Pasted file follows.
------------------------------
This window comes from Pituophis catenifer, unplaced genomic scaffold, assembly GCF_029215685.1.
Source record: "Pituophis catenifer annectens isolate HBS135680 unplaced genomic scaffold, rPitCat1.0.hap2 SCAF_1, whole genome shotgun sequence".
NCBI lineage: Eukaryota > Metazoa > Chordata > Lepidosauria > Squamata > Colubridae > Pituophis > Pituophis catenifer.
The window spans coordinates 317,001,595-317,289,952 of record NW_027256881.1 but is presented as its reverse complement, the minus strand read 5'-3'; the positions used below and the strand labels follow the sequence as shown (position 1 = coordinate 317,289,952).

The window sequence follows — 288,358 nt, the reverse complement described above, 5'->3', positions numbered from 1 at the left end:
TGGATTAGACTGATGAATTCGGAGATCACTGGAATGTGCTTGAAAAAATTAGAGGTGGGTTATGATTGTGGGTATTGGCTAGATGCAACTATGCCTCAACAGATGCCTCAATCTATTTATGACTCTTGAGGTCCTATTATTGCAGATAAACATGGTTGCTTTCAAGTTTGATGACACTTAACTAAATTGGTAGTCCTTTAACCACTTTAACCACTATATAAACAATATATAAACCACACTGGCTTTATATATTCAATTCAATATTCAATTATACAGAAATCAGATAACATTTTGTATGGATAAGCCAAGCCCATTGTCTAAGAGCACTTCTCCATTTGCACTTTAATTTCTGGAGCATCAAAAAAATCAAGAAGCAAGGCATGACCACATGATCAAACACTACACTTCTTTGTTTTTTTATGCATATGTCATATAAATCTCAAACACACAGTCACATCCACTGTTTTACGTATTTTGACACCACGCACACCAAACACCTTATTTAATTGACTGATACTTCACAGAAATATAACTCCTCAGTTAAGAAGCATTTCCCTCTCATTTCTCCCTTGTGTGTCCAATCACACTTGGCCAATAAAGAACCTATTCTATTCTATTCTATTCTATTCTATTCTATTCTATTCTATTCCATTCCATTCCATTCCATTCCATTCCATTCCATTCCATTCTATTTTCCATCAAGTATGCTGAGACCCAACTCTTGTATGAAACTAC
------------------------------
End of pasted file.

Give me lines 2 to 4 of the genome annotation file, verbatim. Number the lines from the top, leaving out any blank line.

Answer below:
Source record: "Pituophis catenifer annectens isolate HBS135680 unplaced genomic scaffold, rPitCat1.0.hap2 SCAF_1, whole genome shotgun sequence".
NCBI lineage: Eukaryota > Metazoa > Chordata > Lepidosauria > Squamata > Colubridae > Pituophis > Pituophis catenifer.
The window spans coordinates 317,001,595-317,289,952 of record NW_027256881.1 but is presented as its reverse complement, the minus strand read 5'-3'; the positions used below and the strand labels follow the sequence as shown (position 1 = coordinate 317,289,952).